However, there is one thing at which the whole world knows that Australians excel, and that is podcasting. On this year’s Hugo ballot there are seven finalists for Best Fancast, and three of them are based in Australia: Coode Street, Galactic Suburbia and The Writer & The Critic. They also happen to be (in my humble opinion) the three best on the ballot. That’s a phenomenal achievement.

I’m not sure why Australians make such good podcasters. Maybe it is something to do with the vast distances separating Australian cities that encourage you to talk online. But whatever it is, please keep on doing it.

One of the talking points in the speculative fiction community has been about trying to increase diversity of representation, both in publication and in our awards. As an outsider, do you feel progress has been made? And how does Australia compare with other countries that you are familiar with?

When I lived in Melbourne Australian fandom was very white, and apparently very straight, though no one seemed to have any objections to me on gender grounds. Of course I was much less open about my trans status then, but I’m pretty sure most people must have known.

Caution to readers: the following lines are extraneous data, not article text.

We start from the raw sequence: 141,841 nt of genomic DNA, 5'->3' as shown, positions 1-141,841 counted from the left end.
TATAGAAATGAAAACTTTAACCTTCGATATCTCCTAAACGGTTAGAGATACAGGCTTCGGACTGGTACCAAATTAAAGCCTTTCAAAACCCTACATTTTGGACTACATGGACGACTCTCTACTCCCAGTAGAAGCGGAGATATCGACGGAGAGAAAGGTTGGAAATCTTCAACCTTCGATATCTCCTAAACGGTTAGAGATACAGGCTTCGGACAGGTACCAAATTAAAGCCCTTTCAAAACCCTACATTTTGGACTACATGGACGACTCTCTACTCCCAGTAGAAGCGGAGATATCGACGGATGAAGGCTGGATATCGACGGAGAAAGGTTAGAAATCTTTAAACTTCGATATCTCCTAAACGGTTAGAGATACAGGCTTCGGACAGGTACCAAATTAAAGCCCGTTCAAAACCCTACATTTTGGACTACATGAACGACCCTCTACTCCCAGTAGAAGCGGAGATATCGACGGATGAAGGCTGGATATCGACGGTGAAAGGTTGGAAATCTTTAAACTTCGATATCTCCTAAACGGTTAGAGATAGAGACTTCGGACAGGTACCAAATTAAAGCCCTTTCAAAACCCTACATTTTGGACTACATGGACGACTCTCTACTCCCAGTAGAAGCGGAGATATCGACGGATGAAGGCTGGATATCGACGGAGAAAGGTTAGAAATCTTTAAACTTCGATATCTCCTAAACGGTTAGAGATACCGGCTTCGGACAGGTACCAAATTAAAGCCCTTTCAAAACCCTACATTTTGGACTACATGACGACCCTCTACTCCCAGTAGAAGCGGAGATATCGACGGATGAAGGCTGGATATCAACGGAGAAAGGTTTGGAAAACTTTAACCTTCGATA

It is hard to say whether things are getting better because I’m not attending Australian conventions and seeing the ordinary fans. I only interact with high profile people such as the aforementioned podcasters. I think the Kaleidoscope anthology, forthcoming from Twelfth Planet Press, is a very welcome development, as is the Norma Hemming Award. Alison Goodman and Hazel Edwards have both done great work presenting trans characters to a younger audience. However, these are all cases of straight, white Australians talking about diversity, rather than actual diversity of fandom.

You can contrast that with North America which might have some abominable racists, misogynists and homophobes, but also has a large number of people of color, QUILTBAG folk and so on in fandom, and in the writing community. Maybe that’s because they have so many more people, but it does make the place seem more accepting of people from diverse backgrounds provided you know the right people to mix with. Maybe it is just that there are enough non-white people, and enough queer people, in US fandom to make viable and visible communities.